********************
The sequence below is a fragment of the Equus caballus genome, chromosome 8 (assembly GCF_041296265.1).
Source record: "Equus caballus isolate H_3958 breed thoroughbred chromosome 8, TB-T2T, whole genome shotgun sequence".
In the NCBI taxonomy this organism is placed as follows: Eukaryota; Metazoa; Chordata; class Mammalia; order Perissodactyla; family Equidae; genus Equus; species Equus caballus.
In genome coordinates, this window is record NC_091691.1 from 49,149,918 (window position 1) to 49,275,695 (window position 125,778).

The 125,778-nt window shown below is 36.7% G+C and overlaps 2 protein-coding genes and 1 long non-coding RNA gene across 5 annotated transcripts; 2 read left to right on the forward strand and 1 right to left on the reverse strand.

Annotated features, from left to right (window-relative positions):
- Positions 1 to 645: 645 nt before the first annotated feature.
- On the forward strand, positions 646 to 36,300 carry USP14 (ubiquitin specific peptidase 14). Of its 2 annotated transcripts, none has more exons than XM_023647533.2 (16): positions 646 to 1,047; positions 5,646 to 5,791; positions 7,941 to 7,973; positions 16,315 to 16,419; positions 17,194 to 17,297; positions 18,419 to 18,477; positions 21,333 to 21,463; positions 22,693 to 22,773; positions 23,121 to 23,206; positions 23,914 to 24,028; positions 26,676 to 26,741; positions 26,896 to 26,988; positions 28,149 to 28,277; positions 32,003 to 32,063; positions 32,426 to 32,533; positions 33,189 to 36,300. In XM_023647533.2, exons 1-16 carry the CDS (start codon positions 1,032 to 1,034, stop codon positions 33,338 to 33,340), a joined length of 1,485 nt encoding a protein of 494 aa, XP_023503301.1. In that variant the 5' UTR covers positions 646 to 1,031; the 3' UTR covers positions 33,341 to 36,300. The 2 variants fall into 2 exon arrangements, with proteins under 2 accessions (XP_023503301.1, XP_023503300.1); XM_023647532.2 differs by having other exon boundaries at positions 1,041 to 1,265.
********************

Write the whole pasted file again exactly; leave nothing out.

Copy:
The sequence below is a fragment of the Equus caballus genome, chromosome 8 (assembly GCF_041296265.1).
Source record: "Equus caballus isolate H_3958 breed thoroughbred chromosome 8, TB-T2T, whole genome shotgun sequence".
In the NCBI taxonomy this organism is placed as follows: Eukaryota; Metazoa; Chordata; class Mammalia; order Perissodactyla; family Equidae; genus Equus; species Equus caballus.
In genome coordinates, this window is record NC_091691.1 from 49,149,918 (window position 1) to 49,275,695 (window position 125,778).

The 125,778-nt window shown below is 36.7% G+C and overlaps 2 protein-coding genes and 1 long non-coding RNA gene across 5 annotated transcripts; 2 read left to right on the forward strand and 1 right to left on the reverse strand.

Annotated features, from left to right (window-relative positions):
- Positions 1 to 645: 645 nt before the first annotated feature.
- On the forward strand, positions 646 to 36,300 carry USP14 (ubiquitin specific peptidase 14). Of its 2 annotated transcripts, none has more exons than XM_023647533.2 (16): positions 646 to 1,047; positions 5,646 to 5,791; positions 7,941 to 7,973; positions 16,315 to 16,419; positions 17,194 to 17,297; positions 18,419 to 18,477; positions 21,333 to 21,463; positions 22,693 to 22,773; positions 23,121 to 23,206; positions 23,914 to 24,028; positions 26,676 to 26,741; positions 26,896 to 26,988; positions 28,149 to 28,277; positions 32,003 to 32,063; positions 32,426 to 32,533; positions 33,189 to 36,300. In XM_023647533.2, exons 1-16 carry the CDS (start codon positions 1,032 to 1,034, stop codon positions 33,338 to 33,340), a joined length of 1,485 nt encoding a protein of 494 aa, XP_023503301.1. In that variant the 5' UTR covers positions 646 to 1,031; the 3' UTR covers positions 33,341 to 36,300. The 2 variants fall into 2 exon arrangements, with proteins under 2 accessions (XP_023503301.1, XP_023503300.1); XM_023647532.2 differs by having other exon boundaries at positions 1,041 to 1,265.